The making of outstanding Filipino scientists: Implications on enhancing giftedness in science


Br. Andrew Gonzalez FSC College of Education


Educational Leadership and Management

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Archival Material/Manuscript

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This is a qualitative study of Filipino scientists' traits, attitudes, childhood experiences, school life, community life, science-related concerns for the youth, and the people and events that influenced their choice of a science career as well as their outstanding performance as scientists. The objective is to gather ideas that may be useful in designing programs for nurturing the special competence of gifted learners who are science-inclined. The sample consisted of 24 scientists across four age groups -Group I ( school age, ISEF winners), Group II (ages 25 to 35, NRCP members), Group III (ages 36 to 45, Outstanding Young Scientists) and Group IV (ages 46 and above, National Scientists and Academicians); and representing four disciplines - biology, chemistry, physics and mathematics. The Lives of the scientists were traced using ex post facto method. (1) Questionnaire survey, (2) document analysis, (3) interviews and (4) focus group discussion (FGD) were done to get a picture of what a successful scientist is, what is the nature of his work, how he got into science, what factors have influenced his choice of career, what are his frustrations and his recommendations for improving the state of science education in the Philippines. Data analysis procedure was descriptive. The findings are as follows: A typical outstanding Filipino scientist could be one of any age beyond college years, usually from the middle class, who usualy studied in the Philippines for elementary, high school and college but usually studied abroad for post-graduate studies. He/she is intelligent and has a very strong drive to succeed. He/she has very supportive parents, usually studied in good schools (not necessarily special science schools), and had highly qualified and inspiring teachers and mentors. He/she usually grew up close to nature, or has been substantialy exposed to nature and science equipment, and started to be interested in science in the early elementary years. He/she is usually religious, can work in an intra- or interdisciplinary team, and has a very strong love for the country. Among the scientists' frustrations and concerns for the youth are: unqualified teachers; huge class size; unsupportive culture; limited hands-on experience due to a very traditional curriculum in basic education; limited and inflexible scholarships; limted funds for research; and inefficiency and corruption in government provision of resources for projects in S&T. The findings point to the need for (a) a learning environment that would foster the learners' early recognition of their inclination to science, (b) programs that are designed to nurture giftedness in science, (c) collaboration among the school, home and community to provide a supportive learning environment for all, and (d) a science talent pool from which will emerge highly capable scientists, inventors and technicians, a human resource which will undertake or facilitate researches and inventions that address the country's needs today.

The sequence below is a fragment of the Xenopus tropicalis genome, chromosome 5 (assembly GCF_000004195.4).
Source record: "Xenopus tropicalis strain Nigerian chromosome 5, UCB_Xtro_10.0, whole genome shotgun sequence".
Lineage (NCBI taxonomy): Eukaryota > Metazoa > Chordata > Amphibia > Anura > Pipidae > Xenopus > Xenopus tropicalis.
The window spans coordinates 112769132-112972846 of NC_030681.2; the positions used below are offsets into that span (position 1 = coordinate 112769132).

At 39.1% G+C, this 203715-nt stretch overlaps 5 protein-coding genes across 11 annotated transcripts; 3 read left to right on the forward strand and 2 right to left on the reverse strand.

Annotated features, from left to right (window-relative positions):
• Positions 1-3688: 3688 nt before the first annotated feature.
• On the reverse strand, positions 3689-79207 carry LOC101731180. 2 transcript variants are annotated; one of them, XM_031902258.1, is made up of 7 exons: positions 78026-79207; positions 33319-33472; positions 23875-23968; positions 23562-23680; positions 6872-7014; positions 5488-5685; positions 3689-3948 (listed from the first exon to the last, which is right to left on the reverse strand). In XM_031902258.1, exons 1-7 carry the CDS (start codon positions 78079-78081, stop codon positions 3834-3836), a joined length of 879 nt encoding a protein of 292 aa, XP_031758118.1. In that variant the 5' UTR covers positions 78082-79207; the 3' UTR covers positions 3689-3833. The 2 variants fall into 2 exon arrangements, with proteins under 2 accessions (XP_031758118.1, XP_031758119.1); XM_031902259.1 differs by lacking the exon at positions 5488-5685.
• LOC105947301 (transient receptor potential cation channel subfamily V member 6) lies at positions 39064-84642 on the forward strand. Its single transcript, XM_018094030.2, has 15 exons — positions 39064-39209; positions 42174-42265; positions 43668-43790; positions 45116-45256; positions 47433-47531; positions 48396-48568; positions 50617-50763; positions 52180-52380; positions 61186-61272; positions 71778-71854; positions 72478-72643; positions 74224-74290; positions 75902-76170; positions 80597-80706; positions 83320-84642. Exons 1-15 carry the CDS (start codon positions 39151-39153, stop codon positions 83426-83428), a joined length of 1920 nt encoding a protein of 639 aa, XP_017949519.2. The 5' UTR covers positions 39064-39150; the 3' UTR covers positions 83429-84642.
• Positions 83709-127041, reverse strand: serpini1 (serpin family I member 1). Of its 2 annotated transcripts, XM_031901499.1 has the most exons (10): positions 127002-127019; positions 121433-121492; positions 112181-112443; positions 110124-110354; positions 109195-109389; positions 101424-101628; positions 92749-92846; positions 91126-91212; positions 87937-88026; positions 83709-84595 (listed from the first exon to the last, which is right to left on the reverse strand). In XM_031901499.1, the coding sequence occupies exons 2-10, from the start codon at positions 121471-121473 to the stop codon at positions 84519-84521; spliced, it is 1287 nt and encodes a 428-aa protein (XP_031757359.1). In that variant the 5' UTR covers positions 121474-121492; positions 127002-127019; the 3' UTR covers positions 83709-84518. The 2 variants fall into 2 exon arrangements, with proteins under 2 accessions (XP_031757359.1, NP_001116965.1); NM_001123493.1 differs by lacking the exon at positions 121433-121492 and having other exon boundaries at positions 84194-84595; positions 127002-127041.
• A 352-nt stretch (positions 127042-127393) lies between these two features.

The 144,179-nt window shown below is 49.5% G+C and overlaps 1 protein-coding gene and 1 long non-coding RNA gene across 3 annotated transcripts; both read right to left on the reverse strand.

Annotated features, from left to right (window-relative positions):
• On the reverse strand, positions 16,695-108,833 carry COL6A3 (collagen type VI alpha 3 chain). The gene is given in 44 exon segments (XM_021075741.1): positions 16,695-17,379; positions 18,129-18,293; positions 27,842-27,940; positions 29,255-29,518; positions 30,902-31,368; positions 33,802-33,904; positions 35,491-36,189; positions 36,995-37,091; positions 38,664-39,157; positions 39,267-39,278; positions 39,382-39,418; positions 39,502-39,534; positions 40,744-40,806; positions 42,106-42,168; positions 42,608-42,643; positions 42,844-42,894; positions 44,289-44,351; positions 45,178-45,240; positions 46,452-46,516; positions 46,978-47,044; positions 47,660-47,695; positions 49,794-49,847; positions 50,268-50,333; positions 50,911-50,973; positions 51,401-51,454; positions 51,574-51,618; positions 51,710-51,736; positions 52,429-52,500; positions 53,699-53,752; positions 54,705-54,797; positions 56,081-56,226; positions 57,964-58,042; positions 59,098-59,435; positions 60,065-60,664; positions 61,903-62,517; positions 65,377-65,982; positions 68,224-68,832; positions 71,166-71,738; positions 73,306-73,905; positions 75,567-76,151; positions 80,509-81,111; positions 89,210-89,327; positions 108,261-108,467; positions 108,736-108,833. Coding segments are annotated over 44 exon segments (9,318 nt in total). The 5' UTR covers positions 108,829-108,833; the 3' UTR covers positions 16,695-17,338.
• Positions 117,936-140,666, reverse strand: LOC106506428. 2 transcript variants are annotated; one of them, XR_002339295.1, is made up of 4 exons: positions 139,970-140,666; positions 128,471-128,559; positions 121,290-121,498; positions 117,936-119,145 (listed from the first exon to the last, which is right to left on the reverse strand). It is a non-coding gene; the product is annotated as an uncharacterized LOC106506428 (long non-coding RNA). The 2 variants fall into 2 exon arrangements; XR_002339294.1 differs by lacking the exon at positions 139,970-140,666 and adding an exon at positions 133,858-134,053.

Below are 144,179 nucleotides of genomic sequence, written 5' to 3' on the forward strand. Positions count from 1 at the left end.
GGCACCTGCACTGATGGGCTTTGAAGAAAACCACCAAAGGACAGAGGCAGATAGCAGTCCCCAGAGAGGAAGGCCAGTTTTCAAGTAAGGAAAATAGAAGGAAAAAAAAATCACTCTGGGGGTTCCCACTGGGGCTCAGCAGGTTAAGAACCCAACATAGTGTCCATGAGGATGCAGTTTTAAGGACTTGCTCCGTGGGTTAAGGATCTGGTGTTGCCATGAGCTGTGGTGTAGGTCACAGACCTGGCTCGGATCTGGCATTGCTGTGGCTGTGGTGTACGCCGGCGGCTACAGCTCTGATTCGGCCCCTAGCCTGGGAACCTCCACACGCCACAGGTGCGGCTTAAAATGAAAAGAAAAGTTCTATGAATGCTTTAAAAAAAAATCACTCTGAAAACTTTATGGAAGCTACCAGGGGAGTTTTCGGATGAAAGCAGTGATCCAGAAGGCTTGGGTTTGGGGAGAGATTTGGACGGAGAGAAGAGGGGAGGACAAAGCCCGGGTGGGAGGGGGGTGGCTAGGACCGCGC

Gifted Education


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Gifted children—Education; Gifted children—Education—Philippines; Science—Study and teaching—Philippines

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